Significant seam find boosts Arrow CBM prospects

Arrow Energy has had a significant early discovery at its Boyne River-1 coal bed methane well encountering around 70m of coal over four separate intervals between 150m and 750m.

The company said there were consistent gas readings across these coals, indicating potentially significant coal bed methane (CBM) resources. The coals are Tertiary aged and low rank.

Gas readings of up to 1000 units were recorded while drilling, and gas effervesced from coal chip samples in water. Coals from several zones desorbed gas causing coals to break up naturally, extending the well diameter in the coal zones.

Arrow has selected a coal interval from 565m to 610m for flow testing with the well to be cased to 550m and temporarily plugged using the current rig. The rig will then move off the site and a post completion flow test of the seam, using a work-over rig, is planned for early February.

As reported earlier, Arrow had also confirmed the presence of gas around 320m. This is believed to correspond to the zone which flowed up to 500mcfd in 1989 in the NDD15 well.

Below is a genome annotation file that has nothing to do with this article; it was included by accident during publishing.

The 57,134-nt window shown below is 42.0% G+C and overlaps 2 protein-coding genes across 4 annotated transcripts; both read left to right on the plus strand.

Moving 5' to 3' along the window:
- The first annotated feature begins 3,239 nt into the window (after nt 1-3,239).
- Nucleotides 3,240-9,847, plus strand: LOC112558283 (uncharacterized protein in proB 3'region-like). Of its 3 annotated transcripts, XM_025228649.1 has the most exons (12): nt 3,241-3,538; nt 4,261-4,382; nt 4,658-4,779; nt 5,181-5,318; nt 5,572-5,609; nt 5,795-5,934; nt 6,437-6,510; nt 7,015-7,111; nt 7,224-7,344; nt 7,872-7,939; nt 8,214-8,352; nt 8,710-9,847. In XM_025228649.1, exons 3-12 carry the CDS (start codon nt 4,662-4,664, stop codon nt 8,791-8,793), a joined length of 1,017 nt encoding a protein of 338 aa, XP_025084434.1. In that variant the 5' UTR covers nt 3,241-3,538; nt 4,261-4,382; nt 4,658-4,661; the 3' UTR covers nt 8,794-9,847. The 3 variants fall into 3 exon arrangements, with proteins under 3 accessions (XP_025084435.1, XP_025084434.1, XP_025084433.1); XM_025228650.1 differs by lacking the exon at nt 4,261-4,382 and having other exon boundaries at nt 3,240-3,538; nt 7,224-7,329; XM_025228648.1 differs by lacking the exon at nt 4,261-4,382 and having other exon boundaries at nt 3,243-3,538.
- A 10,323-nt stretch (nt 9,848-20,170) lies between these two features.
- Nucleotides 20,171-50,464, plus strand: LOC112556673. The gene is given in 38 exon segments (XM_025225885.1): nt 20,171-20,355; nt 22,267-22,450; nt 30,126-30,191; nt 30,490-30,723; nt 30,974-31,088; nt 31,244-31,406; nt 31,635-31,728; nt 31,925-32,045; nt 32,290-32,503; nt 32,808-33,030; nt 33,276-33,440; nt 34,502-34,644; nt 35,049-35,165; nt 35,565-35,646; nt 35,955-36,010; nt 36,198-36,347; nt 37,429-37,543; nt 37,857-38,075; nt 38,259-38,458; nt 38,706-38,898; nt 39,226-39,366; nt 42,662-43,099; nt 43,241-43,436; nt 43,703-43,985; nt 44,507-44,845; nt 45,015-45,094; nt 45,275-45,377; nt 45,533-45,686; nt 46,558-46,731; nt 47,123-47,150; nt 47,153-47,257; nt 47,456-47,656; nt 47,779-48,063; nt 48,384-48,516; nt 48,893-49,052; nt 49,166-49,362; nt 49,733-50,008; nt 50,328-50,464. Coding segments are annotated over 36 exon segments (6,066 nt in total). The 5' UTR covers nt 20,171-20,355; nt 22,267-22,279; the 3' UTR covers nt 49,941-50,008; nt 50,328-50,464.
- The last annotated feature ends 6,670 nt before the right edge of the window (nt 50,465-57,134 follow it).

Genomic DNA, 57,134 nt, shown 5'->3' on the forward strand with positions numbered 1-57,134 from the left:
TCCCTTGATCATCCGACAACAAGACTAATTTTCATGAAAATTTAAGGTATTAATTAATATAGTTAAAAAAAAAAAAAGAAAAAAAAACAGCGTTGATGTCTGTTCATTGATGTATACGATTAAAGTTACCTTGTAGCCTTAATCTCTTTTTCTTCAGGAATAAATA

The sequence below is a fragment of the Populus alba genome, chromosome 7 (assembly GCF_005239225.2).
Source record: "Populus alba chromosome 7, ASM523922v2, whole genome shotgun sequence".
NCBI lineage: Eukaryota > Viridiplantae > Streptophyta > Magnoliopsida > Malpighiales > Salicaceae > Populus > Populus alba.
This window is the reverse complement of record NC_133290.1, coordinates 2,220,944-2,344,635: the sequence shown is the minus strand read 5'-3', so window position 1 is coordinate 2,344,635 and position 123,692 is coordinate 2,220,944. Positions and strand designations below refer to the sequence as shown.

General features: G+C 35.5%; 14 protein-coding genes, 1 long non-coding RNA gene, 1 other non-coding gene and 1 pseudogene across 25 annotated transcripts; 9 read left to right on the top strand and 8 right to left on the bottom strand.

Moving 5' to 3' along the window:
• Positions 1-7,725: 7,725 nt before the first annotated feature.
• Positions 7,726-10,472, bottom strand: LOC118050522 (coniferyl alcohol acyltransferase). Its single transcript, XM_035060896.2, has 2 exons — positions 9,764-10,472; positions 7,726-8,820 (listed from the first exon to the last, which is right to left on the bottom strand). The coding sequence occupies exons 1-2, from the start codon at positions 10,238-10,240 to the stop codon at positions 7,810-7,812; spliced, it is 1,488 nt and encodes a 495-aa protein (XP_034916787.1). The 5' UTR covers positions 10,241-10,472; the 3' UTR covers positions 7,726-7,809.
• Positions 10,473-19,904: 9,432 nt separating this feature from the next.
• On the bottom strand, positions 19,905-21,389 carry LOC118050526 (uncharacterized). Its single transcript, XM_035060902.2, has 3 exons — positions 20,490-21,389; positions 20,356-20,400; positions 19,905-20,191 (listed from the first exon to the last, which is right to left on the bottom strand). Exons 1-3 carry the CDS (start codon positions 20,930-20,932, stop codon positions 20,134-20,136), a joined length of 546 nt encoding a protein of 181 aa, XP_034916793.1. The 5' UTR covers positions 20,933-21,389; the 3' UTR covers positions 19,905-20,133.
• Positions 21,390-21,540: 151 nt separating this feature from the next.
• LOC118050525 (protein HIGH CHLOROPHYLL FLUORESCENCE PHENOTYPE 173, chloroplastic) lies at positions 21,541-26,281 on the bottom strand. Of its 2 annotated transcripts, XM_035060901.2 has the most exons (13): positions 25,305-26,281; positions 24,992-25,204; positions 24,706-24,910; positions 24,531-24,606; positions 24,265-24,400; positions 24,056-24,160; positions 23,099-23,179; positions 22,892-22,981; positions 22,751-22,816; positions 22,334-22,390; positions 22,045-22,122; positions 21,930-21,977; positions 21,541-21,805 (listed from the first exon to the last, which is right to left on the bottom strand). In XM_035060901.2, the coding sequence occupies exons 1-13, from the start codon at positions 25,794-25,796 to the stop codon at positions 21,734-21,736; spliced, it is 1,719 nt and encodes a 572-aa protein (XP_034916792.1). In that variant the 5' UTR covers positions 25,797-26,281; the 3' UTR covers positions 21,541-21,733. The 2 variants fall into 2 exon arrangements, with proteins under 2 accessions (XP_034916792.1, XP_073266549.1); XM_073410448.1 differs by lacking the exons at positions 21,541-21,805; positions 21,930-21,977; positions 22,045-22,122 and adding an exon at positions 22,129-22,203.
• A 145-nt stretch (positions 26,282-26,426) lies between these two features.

Arrow holds a 100% interest in the Nagoorin Graben (ATP 679P) and 100% of adjacent ATP 716P that covers the remainder of the deeper coastal Tertiary basins in Queensland.

Gladstone and the surrounding industries and power stations offer the fastest growing gas markets in Queensland.

The Boyne River CBM discovery is the nearest gas accumulation to Gladstone and, as with Arrow's other recent CBM discoveries near Swanbank and Beaudesert south of Brisbane, the field could potentially supply local gas markets by direct pipelines and in-field compression thereby avoiding third party pipeline charges.

The drilling rig used to drill Boyne River -1 will now be moved to drill North Giligulgul -1 in ATP 574P in the Surat Basin in Queensland. This prospect has the potential to contain recoverable reserves of up to 16 million barrels of oil.